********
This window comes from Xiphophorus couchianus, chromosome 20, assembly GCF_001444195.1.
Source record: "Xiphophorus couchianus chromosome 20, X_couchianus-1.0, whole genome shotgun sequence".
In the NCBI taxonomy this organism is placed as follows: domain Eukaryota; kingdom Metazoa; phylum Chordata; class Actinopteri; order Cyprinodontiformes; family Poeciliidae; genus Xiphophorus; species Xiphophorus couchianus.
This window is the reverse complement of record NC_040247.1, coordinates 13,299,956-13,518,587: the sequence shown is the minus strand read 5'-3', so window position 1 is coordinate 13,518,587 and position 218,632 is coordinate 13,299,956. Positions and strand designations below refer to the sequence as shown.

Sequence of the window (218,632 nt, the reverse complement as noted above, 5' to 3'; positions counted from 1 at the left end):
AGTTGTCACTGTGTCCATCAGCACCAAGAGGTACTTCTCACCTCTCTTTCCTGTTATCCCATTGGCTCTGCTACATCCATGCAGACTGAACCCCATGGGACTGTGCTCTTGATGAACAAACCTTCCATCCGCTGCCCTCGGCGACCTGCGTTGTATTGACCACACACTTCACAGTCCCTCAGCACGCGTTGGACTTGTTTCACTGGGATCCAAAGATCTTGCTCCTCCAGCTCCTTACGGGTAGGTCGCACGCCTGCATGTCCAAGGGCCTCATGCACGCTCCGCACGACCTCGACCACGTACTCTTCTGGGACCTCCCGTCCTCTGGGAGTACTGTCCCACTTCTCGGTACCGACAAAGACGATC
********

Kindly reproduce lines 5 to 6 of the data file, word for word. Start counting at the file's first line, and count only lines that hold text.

Sequence of the window (218,632 nt, the reverse complement as noted above, 5' to 3'; positions counted from 1 at the left end):
AGTTGTCACTGTGTCCATCAGCACCAAGAGGTACTTCTCACCTCTCTTTCCTGTTATCCCATTGGCTCTGCTACATCCATGCAGACTGAACCCCATGGGACTGTGCTCTTGATGAACAAACCTTCCATCCGCTGCCCTCGGCGACCTGCGTTGTATTGACCACACACTTCACAGTCCCTCAGCACGCGTTGGACTTGTTTCACTGGGATCCAAAGATCTTGCTCCTCCAGCTCCTTACGGGTAGGTCGCACGCCTGCATGTCCAAGGGCCTCATGCACGCTCCGCACGACCTCGACCACGTACTCTTCTGGGACCTCCCGTCCTCTGGGAGTACTGTCCCACTTCTCGGTACCGACAAAGACGATC